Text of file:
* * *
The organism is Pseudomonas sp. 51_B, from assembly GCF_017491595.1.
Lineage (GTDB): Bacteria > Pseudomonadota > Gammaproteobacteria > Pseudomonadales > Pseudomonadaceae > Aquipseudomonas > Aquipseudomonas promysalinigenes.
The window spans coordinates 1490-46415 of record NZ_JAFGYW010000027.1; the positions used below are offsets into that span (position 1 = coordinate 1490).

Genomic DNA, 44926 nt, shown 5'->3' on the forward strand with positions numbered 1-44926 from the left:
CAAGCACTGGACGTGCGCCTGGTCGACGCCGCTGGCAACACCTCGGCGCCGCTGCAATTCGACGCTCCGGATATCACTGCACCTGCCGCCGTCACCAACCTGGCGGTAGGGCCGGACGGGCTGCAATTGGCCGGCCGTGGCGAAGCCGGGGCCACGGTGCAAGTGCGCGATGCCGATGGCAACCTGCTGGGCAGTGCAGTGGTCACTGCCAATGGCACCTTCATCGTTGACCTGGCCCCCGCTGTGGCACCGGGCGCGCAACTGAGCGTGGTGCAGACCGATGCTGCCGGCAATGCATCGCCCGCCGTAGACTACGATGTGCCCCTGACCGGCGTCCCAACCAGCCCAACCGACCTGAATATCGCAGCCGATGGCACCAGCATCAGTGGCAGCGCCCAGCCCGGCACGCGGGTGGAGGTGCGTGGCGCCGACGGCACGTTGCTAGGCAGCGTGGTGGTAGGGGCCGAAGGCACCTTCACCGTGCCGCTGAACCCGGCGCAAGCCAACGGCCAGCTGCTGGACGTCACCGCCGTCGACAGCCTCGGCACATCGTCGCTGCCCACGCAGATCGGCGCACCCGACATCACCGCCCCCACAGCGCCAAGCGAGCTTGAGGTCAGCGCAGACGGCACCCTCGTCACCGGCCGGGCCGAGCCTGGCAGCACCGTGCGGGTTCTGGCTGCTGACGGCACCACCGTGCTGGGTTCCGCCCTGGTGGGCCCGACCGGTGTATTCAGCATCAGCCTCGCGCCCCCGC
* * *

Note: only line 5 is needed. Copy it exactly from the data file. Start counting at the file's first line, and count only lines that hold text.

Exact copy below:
CAAGCACTGGACGTGCGCCTGGTCGACGCCGCTGGCAACACCTCGGCGCCGCTGCAATTCGACGCTCCGGATATCACTGCACCTGCCGCCGTCACCAACCTGGCGGTAGGGCCGGACGGGCTGCAATTGGCCGGCCGTGGCGAAGCCGGGGCCACGGTGCAAGTGCGCGATGCCGATGGCAACCTGCTGGGCAGTGCAGTGGTCACTGCCAATGGCACCTTCATCGTTGACCTGGCCCCCGCTGTGGCACCGGGCGCGCAACTGAGCGTGGTGCAGACCGATGCTGCCGGCAATGCATCGCCCGCCGTAGACTACGATGTGCCCCTGACCGGCGTCCCAACCAGCCCAACCGACCTGAATATCGCAGCCGATGGCACCAGCATCAGTGGCAGCGCCCAGCCCGGCACGCGGGTGGAGGTGCGTGGCGCCGACGGCACGTTGCTAGGCAGCGTGGTGGTAGGGGCCGAAGGCACCTTCACCGTGCCGCTGAACCCGGCGCAAGCCAACGGCCAGCTGCTGGACGTCACCGCCGTCGACAGCCTCGGCACATCGTCGCTGCCCACGCAGATCGGCGCACCCGACATCACCGCCCCCACAGCGCCAAGCGAGCTTGAGGTCAGCGCAGACGGCACCCTCGTCACCGGCCGGGCCGAGCCTGGCAGCACCGTGCGGGTTCTGGCTGCTGACGGCACCACCGTGCTGGGTTCCGCCCTGGTGGGCCCGACCGGTGTATTCAGCATCAGCCTCGCGCCCCCGC